Groundbreaking virtual reality session gives firsthand insight into the daily challenges of living with Parkinson’s at WSLHD’s Parkinson’s Health Education Day

During Parkinson’s Awareness Month, Western Sydney Local Health District (WSLHD) partnered with Parkinson’s NSW to host an empowering Health Education Day at Westmead Hospital, aimed at promoting awareness and understanding of the debilitating condition.

The Parkinson’s Health Education Day saw a panel of experts – including physiotherapists, speech therapists, occupational therapists and dietitians –  share invaluable strategies for managing Parkinson’s.

A key highlight from the event was a groundbreaking virtual reality (VR) session, which allowed carers to gain firsthand insight into the daily challenges of living with Parkinson’s. 

In an interview with The Pulse, WSLHD Nurse Practitioner Movement Disorders David Tsui said, “Parkinson’s affects the family or carers just as much as it does the patient with Parkinson’s”.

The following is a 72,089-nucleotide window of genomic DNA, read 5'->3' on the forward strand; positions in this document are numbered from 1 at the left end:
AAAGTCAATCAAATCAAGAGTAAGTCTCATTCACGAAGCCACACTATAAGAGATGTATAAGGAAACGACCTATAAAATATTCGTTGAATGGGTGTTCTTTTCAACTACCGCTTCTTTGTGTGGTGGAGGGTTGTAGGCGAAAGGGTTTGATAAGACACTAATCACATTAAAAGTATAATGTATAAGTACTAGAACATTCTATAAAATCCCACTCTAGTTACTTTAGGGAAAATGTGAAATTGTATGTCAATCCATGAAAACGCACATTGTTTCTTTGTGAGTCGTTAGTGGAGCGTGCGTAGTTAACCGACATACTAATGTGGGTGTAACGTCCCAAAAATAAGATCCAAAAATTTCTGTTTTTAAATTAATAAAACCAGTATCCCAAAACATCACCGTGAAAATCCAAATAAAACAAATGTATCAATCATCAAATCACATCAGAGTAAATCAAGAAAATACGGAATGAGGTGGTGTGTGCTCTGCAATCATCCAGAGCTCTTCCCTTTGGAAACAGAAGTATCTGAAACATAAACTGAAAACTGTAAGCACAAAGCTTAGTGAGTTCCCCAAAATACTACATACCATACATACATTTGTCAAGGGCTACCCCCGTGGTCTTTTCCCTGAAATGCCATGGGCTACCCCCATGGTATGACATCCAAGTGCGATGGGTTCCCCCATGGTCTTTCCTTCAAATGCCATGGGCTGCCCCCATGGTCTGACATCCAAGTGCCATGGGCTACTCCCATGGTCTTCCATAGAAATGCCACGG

The idea of using virtual reality programs was for carers to experience what it would be like for their loved ones and what they experience day to day. 

David Tsui

The VR program provided a first-person experience of what it would be like to have tremors causing inability to press a lift button, and walking difficulties causing inability to walk out of a lift.  

Audience members were also captivated with a Tai Chi demonstration by two masters from the Australian Academy of Tai Chi, shedding light on the therapeutic benefits of the ancient practice.

David explains, “there is high level research evidence that proves that Tai Chi is beneficial to people with Parkinson’s through improved walking, balance and mood”. 

Teaming up with Parkinson’s’ NSW allowed WSLHD to bring this free educational event to patients and carers all in one day, as David Tsu explains: “It is important that Local Health Districts continue to partner with non-profit organisations like Parkinson’s NSW, to understand the needs of our clients, partner with our consumers and provide both care and patient focused health education to maximise their quality of life”.  

This event was a day of immersive learning, empathy and an opportunity for carers, patients and staff to unite in understanding and awareness of support to one another.

The day left participants feeling empowered and united in their commitment to supporting one another on this journey.

David Tsui

To learn more about Parkinson’s visit